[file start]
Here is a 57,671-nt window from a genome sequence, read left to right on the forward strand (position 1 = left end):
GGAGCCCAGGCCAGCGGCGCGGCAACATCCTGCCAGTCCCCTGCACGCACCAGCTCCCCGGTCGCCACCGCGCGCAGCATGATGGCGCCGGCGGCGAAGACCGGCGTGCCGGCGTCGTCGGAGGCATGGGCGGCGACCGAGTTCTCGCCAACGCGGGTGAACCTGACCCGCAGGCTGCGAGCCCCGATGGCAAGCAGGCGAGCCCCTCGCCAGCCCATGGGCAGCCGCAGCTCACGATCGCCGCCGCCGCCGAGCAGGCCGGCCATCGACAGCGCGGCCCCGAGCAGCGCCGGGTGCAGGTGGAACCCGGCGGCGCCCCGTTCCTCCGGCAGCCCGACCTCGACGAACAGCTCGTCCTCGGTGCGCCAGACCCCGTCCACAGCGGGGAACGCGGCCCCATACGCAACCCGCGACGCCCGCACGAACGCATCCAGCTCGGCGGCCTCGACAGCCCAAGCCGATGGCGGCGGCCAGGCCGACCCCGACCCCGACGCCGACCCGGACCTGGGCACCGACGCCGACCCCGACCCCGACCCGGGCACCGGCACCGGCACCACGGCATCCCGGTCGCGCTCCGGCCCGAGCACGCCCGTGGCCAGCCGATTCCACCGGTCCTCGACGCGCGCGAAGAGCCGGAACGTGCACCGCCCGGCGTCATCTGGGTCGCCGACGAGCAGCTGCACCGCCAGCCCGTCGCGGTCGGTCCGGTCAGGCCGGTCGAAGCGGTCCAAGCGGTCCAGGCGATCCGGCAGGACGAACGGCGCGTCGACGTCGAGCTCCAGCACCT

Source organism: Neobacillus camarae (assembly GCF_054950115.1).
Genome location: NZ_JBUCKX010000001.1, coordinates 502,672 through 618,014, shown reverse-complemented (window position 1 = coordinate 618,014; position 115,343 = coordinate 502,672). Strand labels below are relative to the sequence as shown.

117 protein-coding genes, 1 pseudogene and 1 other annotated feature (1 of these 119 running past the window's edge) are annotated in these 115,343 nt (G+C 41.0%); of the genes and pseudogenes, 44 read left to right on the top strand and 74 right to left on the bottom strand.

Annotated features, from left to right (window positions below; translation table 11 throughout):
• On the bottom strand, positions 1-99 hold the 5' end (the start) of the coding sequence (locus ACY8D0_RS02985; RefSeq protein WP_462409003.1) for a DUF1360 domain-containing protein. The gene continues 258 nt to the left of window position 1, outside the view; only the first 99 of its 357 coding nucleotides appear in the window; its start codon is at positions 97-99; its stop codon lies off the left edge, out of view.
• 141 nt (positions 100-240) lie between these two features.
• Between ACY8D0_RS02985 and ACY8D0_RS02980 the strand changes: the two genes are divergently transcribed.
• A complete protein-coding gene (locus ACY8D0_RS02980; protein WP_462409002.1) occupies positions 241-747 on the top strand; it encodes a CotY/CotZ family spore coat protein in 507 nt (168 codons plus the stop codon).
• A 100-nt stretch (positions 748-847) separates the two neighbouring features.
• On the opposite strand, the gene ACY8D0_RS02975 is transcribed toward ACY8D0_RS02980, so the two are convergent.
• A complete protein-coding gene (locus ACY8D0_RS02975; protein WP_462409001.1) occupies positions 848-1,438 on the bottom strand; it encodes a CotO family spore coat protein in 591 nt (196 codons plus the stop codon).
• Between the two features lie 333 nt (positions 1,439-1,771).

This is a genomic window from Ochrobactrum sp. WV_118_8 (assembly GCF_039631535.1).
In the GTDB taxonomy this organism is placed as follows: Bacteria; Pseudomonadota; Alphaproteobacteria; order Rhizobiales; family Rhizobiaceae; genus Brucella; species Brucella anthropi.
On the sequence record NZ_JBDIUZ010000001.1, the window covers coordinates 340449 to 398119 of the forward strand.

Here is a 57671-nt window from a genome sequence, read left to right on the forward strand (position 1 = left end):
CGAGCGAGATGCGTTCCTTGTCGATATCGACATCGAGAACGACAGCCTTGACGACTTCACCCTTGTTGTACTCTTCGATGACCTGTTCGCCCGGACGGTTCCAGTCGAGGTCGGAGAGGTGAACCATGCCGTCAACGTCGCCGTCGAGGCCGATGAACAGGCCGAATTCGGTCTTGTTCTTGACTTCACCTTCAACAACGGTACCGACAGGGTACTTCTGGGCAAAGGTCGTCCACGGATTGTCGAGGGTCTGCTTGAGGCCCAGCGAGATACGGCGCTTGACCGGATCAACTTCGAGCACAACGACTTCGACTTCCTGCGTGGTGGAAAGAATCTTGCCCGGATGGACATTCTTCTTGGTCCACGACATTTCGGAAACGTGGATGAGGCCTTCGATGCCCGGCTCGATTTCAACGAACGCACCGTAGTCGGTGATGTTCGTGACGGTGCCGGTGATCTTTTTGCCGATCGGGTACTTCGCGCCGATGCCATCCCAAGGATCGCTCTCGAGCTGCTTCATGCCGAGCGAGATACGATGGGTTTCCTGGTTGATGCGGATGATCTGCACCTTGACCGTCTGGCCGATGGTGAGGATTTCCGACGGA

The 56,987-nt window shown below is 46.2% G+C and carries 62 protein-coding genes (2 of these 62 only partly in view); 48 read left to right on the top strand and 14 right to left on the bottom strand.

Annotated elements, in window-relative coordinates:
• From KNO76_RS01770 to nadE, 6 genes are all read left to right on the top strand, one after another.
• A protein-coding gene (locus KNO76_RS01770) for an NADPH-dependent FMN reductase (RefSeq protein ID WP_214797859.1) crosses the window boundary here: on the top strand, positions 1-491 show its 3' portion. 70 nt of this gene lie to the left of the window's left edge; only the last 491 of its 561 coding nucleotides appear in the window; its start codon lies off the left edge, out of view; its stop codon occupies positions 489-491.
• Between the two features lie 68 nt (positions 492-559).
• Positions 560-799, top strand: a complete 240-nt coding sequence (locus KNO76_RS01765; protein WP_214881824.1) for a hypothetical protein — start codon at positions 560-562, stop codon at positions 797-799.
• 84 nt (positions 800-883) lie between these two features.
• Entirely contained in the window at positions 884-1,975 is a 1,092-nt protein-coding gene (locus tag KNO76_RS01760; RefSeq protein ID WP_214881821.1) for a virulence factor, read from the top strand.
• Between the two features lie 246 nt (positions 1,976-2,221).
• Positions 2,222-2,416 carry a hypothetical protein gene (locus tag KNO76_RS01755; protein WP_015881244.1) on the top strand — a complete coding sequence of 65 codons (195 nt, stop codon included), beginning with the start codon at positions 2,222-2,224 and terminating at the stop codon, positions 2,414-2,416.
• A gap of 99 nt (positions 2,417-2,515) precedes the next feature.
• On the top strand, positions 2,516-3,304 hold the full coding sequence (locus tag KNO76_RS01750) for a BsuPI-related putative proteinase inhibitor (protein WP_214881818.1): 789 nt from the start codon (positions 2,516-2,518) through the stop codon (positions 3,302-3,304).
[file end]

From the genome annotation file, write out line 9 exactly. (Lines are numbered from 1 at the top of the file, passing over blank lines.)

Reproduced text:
• Between ACY8D0_RS02985 and ACY8D0_RS02980 the strand changes: the two genes are divergently transcribed.